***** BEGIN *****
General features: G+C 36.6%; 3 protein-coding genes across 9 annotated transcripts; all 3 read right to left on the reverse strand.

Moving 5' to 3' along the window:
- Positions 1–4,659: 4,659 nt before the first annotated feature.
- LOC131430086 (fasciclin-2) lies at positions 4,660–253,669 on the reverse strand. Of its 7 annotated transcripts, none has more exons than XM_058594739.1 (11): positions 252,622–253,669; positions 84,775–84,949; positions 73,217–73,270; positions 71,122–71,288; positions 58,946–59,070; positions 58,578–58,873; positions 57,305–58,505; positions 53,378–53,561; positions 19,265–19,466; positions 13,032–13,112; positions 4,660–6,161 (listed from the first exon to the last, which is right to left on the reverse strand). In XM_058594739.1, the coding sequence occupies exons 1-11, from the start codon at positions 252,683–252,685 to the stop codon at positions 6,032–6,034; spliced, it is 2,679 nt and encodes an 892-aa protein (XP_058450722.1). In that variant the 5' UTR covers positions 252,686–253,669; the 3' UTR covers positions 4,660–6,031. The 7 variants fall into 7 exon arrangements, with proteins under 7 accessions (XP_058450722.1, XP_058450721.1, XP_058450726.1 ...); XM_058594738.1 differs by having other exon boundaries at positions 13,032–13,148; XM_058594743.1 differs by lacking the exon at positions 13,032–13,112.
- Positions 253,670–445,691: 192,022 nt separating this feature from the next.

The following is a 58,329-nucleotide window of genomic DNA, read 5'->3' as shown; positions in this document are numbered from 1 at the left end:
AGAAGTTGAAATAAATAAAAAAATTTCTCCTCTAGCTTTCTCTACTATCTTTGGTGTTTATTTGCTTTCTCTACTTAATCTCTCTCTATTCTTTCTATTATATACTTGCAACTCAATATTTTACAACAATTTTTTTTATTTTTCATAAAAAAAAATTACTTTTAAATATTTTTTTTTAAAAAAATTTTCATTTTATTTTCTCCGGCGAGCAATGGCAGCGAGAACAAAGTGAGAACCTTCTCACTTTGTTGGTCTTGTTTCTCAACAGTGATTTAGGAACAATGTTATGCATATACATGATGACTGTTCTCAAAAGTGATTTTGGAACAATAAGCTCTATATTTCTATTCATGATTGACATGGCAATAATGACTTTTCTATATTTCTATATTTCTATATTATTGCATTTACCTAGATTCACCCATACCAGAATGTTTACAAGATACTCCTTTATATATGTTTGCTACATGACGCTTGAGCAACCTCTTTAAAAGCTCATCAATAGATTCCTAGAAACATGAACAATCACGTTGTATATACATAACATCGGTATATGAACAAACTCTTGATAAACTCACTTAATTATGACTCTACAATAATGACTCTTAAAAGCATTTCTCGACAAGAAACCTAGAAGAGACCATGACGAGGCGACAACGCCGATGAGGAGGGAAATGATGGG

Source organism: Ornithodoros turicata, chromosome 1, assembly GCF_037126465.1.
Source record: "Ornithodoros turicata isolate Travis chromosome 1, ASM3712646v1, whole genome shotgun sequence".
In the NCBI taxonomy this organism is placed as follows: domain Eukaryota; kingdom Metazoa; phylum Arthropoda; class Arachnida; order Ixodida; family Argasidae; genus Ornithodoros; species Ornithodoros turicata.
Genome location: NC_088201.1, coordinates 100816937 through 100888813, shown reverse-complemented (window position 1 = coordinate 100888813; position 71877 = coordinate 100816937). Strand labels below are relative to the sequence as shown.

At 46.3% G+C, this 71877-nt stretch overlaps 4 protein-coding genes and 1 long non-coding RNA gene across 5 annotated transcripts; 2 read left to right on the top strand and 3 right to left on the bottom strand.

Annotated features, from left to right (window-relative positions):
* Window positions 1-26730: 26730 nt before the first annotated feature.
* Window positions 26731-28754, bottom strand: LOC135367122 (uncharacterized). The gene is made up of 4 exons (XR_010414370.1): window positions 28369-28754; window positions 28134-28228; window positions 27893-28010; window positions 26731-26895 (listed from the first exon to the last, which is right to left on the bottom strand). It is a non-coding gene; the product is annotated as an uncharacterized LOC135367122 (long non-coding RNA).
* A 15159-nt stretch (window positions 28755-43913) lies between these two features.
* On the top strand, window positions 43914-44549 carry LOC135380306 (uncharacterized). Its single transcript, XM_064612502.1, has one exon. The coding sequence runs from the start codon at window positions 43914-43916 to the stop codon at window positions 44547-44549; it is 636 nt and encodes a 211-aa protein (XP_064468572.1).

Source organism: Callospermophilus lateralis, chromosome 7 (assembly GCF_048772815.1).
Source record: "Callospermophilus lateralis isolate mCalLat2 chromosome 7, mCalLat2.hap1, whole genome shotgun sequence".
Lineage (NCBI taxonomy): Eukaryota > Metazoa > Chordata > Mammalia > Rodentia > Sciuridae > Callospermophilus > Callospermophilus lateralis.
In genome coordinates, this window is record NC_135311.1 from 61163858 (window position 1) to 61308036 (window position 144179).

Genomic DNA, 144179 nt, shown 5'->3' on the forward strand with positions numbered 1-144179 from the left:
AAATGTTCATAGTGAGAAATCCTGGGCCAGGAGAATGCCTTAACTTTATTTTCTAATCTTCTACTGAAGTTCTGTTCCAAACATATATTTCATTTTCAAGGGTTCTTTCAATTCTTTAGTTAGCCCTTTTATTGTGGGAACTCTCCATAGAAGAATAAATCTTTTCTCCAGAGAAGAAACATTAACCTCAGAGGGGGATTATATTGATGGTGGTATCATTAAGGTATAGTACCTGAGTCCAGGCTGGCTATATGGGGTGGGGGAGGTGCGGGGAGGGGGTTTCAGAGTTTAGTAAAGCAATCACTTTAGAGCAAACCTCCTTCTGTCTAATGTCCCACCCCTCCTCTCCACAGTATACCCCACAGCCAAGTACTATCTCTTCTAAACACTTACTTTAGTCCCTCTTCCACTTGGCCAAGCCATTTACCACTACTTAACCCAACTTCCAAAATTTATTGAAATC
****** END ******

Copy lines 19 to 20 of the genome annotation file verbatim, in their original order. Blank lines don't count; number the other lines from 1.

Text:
Source record: "Callospermophilus lateralis isolate mCalLat2 chromosome 7, mCalLat2.hap1, whole genome shotgun sequence".
Lineage (NCBI taxonomy): Eukaryota > Metazoa > Chordata > Mammalia > Rodentia > Sciuridae > Callospermophilus > Callospermophilus lateralis.